Applications submitted in November 2017 are currently being reviewed by HCTF technical committees to identify those that are technically sound, address important wildlife conservation issues, and have a high likelihood of success. A list of projects meeting these criteria will be provided to FESBC, who will then identify the projects they wish to invest in. Grants will be administered by HCTF, who will notify successful applicants by March of 2018.

“FESBC has chosen to invest through HCTF because of the rigorous way in which the organization evaluates funding proposals,” said Steve Kozuki, Executive Director of FESBC. “HCTF is unrivalled in their use of science to make decisions about which projects will have the greatest conservation impact and the highest likelihood of success. FESBC is delighted to collaborate with HCTF for the benefit of wildlife and people who rely on wildlife.”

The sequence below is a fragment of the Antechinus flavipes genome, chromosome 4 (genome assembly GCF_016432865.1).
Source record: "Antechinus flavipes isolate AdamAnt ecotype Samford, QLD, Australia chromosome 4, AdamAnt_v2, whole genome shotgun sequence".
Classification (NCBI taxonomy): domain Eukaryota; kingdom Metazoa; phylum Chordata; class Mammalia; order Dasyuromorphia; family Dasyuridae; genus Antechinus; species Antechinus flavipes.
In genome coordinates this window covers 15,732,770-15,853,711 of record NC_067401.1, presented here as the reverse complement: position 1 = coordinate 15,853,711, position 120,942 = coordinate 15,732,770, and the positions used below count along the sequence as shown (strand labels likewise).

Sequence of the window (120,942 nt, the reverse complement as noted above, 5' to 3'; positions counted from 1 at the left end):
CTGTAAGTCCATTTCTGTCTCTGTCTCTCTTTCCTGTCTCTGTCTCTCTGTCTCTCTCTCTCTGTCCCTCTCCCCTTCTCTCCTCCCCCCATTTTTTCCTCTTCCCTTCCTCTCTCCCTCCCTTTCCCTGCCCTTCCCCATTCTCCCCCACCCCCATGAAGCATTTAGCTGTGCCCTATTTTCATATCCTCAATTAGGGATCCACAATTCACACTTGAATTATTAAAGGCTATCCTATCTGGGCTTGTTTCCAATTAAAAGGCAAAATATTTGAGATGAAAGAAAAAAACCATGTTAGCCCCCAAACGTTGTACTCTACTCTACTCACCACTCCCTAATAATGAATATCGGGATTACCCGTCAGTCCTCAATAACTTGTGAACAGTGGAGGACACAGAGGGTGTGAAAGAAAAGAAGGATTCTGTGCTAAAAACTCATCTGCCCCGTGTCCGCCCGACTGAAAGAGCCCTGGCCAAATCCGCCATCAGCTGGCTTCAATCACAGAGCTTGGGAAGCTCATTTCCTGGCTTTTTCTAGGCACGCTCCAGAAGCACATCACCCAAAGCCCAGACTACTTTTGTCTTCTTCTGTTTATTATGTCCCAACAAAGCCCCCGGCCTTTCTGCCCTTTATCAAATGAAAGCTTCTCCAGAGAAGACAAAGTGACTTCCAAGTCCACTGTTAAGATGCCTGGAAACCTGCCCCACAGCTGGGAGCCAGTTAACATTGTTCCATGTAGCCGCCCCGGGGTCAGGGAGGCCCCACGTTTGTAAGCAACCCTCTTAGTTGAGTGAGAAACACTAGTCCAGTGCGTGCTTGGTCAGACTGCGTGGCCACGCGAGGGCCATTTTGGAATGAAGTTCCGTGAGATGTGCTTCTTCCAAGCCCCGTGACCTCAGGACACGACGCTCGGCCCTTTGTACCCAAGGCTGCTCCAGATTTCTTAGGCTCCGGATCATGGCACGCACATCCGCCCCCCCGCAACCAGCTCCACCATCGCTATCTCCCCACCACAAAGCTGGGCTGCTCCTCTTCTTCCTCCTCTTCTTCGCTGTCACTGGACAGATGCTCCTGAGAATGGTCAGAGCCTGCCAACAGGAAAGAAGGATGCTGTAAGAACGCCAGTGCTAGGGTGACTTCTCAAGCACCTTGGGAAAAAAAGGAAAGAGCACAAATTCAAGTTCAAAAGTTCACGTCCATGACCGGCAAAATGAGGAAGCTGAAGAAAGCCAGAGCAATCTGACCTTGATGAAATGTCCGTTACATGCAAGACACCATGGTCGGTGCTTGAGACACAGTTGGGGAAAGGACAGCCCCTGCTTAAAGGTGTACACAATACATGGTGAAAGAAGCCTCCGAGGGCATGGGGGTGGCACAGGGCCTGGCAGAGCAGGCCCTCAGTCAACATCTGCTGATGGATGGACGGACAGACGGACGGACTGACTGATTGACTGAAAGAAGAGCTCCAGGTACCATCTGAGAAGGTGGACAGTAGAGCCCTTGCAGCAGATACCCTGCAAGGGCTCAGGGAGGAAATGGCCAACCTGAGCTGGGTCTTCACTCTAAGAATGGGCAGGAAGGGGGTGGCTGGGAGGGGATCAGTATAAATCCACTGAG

“Both HCTF and FESBC have mandates to improve wildlife habitat in the province,” said Brian Springinotic, HCTF CEO. “In a time that wildlife habitat and populations are under increasing pressures, this partnership extends the reach of both organizations and reduces the administrative burden on dozens of project proponents. We are continuously working to improve and streamline our application and reporting processes for the benefit of our grantees and partners wishing to invest in conservation in BC.”

For more information, please contact Shannon West at or call 250 940 9789.

About FESBC:
About HCTF

Projects co-funded by HCTF and FESBC are described on the 2017-18 approved project list.